“The Parks, Jobs, and Equity Act represents a substantial investment in parks, which over the past year plus, have demonstrated their unquestionable importance to our health and wellbeing. The benefits of this investment will be enjoyed long into the future and certainly well beyond the challenges of today,” said Luis Villa, Executive Director for Latino Outdoors.

“Public lands and waters — from neighborhood parks to national parks – should be for the enjoyment of all,” said Lise Aangeenbrug, executive director of Outdoor Industry Association. “Yet, more than 100 million Americans do not live within walking or biking distance of a park. This legislation is designed to ensure everyone, regardless of geography, background, or identity, has meaningful opportunities to connect with the outdoors. An investment in local parks, playgrounds, trails, and green spaces will bolster mental and physical health, invigorate the $788 billion outdoor recreation economy, and encourage new participants to continue to get outside. Above all, it will do so inclusively by focusing on under-served communities. The outdoor industry is grateful to Senators Hickenlooper and Padilla for their leadership on introducing this important measure.”

“Over the past year, we have seen the importance of our public lands and waters for all people to explore, learn, and, especially, heal in the outdoors. In light of the growing climate crisis, the Continental Divide Trail Coalition (CDTC) applauds the introduction of the Parks, Jobs, and Equity Act to secure equitable access to all the outdoors has to offer, including careers, connections, and community. The leadership shown by Senators Hickenlooper and Padilla in listening to people on the ground that would directly benefit from these investments is a model for locally-driven, community-centered stewardship of our lands and waters. This investment in greenspaces and jobs will help ensure that places like the Continental Divide Trail remain equitably accessible and resilient, now, and for future generations,” said Teresa Martinez, Executive Director at the Continental Divide Trail Coalition.

“Everyone deserves access to the benefits of the outdoors, including improved health and more resilient communities. The COVID-19 pandemic made it clear those benefits are not equitably accessible. The Parks, Jobs, and Equity Act is a critical step towards providing our communities with a much-needed economic boost and helping to ensure the right of every community to a direct connection to nature and a sustainable, healthy climate,” said Jackie Ostfeld, Sierra Club’s Outdoors for All campaign director.

“The Outdoors Alliance for Kids applauds Senator Hickenlooper for championing the Parks, Jobs, and Equity Act,” said Jayni Rasmussen, Sr. Campaign Representative for the Outdoors Alliance for Kids (OAK). “The evidence is overwhelming that spending time in nature is hugely beneficial to the mental and physical health of young people, but this past year made it clear that not all young people have equal access to those benefits. By targeting investment in urban park projects that benefit children, youth and families who have been disproportionately denied access to the outdoors, this legislation is an historic and imperative response to the inequities highlighted during the pandemic,” Jayni Rasumussen, Senior Campaign Representative, Outdoors Alliance for Kids (OAK).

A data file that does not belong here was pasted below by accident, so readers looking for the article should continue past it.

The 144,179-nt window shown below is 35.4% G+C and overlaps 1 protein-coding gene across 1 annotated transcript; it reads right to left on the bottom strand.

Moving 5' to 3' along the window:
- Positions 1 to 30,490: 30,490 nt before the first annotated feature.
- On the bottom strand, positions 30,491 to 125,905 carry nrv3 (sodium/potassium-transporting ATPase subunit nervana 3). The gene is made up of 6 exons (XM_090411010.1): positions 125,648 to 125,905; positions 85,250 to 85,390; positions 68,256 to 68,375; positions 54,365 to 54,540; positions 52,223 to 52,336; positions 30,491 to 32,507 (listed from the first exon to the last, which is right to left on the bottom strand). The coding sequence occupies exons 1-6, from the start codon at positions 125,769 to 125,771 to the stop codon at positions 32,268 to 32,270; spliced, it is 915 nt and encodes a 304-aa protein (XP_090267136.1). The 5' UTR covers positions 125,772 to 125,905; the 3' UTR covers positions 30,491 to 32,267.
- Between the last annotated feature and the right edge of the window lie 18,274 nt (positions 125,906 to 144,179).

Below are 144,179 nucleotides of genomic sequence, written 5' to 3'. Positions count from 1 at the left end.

“With more than 80% of Black Americans living in urban areas, Outdoor Afro understands the critical role local parks, playgrounds, trails, and green spaces have to communities across the country for play and work. For more than a decade, Outdoor Afro has strengthened Black American connections to nature and leadership through our networks, now in 56 cities nationwide.  By coupling investments in green spaces where they’re needed most with job creation, we believe this legislation will increase nature-based access, participation, and quality experiences for more people close to home,” said Rue Mapp, founder and CEO, Outdoor Afro.

“The International Mountain Bicycling Association (IMBA) is thrilled the Parks, Jobs, & Equity Act is being introduced in the Senate by Senators Hickenlooper and Padilla. This legislation sends a clear message that investment in outdoor recreation is vital for communities: it gives our neighbors access to beautiful outdoor spaces while creating local jobs. Our organization focuses on more trails close to home, and this legislation will allow mountain bikers to create more trails and outdoor opportunities for everyone, in communities across the country,” said David Wiens, Executive Director, International Mountain Bicycling Association.

At REI Co-op, we believe time outside is fundamental to a life well lived. Enhancing access to quality local parks helps remove barriers to outdoor recreation and the many health and community benefits that come with it. The Parks, Jobs, and Equity Act will ensure all communities have access to quality outdoor experiences, which helps advance equity, health and wellness, and the economy. We are proud to support this critical piece of legislation that will bring us one step closer to ensuring the outdoors is truly for everyone,” said Marc Berejka, Director of Community & Government Affairs, REI Co-op.

“Centering racial equity in policy is imperative because Black, brown, and Indigenous communities, including children, have been harmed by generations of racialized disinvestment. Building a different future where all kids have a safe, joyful place to play is as important as tackling disparities in housing, education and health.  We appreciate Senators Hickenlooper and Padilla for their leadership on the Parks, Jobs, and Equity Act, which will provide valuable infrastructure investments to under-resourced communities and help advance racial equity in access to quality outdoor recreation,” said Lysa Ratliff, CEO of KABOOM!

Specifically, the Parks, Jobs and Equity Act would establish a federal grant program administered by state and local governments, in order to ensure park investments happen quickly and respond to local priorities. All cities with a population of over 30,000 would be eligible without having to match funds received, allowing even the hardest hit cities and towns suffering from declining revenues to invest in new parks.